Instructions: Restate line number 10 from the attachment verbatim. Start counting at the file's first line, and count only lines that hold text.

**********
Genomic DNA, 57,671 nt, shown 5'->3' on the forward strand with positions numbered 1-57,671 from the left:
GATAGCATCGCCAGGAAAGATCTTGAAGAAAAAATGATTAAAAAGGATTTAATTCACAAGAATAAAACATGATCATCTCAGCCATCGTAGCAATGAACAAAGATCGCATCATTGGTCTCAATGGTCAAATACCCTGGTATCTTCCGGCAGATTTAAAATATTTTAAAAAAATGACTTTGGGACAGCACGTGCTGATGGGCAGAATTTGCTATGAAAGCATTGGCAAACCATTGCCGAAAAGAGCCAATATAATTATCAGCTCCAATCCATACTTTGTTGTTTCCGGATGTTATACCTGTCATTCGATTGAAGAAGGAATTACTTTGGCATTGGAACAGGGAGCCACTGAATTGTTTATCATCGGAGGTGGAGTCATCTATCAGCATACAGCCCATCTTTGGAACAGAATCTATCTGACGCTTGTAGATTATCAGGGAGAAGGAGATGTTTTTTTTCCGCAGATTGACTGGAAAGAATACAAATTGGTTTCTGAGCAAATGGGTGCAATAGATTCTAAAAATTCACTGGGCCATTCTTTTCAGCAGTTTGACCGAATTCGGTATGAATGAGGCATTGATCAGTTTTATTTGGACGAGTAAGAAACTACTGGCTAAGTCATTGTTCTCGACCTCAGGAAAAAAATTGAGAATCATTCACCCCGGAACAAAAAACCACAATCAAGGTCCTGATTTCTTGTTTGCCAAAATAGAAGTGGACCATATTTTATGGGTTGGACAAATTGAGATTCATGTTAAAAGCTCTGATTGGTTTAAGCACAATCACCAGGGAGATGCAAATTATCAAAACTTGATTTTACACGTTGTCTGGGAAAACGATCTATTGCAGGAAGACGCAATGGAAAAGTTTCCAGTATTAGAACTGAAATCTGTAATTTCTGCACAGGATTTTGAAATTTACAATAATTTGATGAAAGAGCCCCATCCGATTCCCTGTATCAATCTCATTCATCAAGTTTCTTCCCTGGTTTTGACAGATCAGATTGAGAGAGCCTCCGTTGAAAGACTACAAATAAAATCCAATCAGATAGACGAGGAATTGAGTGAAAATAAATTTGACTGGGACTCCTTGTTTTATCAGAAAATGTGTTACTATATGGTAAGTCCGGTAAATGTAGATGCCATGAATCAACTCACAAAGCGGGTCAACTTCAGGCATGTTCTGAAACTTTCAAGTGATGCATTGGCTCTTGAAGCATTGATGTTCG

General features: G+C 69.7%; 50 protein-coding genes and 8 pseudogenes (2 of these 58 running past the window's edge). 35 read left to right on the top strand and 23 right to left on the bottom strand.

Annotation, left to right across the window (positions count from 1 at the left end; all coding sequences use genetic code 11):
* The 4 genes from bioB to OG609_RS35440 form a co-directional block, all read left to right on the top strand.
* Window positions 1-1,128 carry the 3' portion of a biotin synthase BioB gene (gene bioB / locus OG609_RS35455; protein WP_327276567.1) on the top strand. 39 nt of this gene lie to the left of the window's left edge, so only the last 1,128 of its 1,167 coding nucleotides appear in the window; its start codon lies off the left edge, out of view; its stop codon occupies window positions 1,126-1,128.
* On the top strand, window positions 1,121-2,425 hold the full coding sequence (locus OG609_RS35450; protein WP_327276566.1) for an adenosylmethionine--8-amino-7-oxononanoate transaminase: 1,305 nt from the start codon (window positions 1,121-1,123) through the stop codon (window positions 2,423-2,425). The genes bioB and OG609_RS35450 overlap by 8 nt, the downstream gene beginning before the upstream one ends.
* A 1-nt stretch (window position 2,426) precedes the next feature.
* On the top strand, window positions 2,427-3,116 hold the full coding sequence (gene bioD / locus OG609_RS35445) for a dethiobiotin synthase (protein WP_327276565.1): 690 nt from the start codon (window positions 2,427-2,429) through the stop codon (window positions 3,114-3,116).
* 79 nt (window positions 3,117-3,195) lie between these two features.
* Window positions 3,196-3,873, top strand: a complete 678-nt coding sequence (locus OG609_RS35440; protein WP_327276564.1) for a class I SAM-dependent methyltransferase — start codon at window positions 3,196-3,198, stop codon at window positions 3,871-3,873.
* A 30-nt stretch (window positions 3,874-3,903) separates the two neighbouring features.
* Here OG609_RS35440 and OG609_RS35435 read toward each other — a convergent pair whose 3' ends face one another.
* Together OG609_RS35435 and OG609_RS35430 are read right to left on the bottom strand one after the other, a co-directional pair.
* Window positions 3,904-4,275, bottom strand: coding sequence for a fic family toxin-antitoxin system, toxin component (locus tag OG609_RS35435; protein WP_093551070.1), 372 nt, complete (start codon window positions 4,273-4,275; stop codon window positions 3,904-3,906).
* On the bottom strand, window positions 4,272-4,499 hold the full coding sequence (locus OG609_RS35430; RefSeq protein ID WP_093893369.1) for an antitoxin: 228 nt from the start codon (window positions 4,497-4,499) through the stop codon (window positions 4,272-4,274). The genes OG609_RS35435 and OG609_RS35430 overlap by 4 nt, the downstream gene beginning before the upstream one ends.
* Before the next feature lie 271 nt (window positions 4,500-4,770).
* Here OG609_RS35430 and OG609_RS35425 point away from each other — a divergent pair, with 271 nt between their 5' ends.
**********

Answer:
* 79 nt (window positions 3,117-3,195) lie between these two features.